I am beginning to remember who I was before my name was Mom. And who I might be now that the one-act play festival hoodies are packed in a box in the attic, the blue-and-white baseball cleats hung from a nail in the basement, the shepherding of my third kid through a pandemic high school experience (mostly) on track for graduation next year.
And every week a new adventure awaits in The Lincoln County News.
Kintsugi is a practical process. It literally means “filled with gold.” It’s a metaphorical one, too. For the inevitable – and often ugly – ruts and ruptures of life once mended by time and new experiences can also be what makes it beautiful.
Margery Williams’ Velveteen Rabbit said, “Generally, by the time you are Real, most of your hair has been loved off, and your eyes drop out and you get loose in your joints and very shabby. But these things don’t matter at all, because once you are Real you can’t be ugly, except to people who don’t understand.”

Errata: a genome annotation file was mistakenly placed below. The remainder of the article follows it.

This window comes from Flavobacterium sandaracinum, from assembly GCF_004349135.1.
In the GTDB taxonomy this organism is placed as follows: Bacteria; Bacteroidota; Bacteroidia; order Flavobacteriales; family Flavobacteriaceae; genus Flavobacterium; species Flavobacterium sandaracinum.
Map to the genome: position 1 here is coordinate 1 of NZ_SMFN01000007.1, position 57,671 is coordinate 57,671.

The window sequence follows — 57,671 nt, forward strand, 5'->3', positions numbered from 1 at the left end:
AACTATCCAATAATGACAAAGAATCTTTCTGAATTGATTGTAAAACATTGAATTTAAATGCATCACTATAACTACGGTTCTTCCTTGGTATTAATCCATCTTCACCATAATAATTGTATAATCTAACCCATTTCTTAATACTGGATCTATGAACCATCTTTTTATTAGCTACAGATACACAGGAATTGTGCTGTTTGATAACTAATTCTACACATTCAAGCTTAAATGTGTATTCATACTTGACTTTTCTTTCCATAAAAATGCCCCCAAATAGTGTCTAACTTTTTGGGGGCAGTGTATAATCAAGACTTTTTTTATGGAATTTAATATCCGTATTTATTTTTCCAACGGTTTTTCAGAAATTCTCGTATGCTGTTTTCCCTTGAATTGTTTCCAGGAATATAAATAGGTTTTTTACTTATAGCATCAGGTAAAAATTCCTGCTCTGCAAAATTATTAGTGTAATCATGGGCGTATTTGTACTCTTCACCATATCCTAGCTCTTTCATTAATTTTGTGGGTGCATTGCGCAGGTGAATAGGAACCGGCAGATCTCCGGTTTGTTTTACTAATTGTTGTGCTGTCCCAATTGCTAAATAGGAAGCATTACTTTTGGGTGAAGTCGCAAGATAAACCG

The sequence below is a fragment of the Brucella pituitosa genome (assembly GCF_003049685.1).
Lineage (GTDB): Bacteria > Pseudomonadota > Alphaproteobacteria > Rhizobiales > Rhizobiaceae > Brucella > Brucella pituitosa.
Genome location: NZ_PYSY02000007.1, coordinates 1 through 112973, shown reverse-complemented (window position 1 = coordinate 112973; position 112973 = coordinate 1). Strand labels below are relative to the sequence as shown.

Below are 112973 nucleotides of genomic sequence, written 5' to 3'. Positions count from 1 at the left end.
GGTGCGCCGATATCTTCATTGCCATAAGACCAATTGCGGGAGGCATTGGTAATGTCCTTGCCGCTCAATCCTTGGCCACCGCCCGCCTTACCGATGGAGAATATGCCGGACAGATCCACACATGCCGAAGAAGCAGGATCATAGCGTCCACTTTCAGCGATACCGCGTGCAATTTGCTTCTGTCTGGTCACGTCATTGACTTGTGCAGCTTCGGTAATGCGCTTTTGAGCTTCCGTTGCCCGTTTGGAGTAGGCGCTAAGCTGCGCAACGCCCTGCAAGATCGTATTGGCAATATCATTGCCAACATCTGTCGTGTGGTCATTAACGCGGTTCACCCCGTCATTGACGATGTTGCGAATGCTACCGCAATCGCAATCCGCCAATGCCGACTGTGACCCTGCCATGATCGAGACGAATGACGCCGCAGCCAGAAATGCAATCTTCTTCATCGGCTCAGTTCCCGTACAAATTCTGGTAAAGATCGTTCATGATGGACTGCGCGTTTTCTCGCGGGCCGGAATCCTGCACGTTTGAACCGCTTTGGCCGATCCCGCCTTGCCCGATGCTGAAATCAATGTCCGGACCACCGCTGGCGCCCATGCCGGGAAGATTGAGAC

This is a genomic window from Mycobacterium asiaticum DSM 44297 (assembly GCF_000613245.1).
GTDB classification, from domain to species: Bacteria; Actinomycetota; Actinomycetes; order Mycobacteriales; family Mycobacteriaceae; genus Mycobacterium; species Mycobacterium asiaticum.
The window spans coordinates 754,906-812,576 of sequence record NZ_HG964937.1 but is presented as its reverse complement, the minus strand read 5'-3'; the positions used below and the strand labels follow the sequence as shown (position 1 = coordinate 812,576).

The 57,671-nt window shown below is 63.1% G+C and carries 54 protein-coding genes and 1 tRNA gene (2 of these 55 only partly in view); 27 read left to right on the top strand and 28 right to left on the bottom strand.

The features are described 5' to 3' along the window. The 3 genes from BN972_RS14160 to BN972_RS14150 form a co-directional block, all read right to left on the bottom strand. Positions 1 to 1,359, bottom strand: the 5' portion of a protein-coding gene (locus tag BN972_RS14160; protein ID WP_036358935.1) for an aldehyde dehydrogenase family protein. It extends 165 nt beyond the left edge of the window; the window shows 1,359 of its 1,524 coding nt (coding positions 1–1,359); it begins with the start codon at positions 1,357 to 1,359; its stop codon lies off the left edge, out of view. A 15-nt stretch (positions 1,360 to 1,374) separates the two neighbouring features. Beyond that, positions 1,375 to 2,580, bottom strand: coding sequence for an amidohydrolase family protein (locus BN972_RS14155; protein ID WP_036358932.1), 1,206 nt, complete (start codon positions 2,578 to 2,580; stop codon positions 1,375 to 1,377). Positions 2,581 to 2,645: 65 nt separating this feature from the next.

What makes us breaks us.
Or is it the other way around?
What breaks you makes you, over and over again, filled with the gold of finding new ways back home.
(The Way Back is a monthly column by LCN Editor Raye S. Leonard. Did you find something in The Lincoln County News that inspired you to try something new, learn a skill, or even change your life? Please share your story by emailing firstname.lastname@example.org.)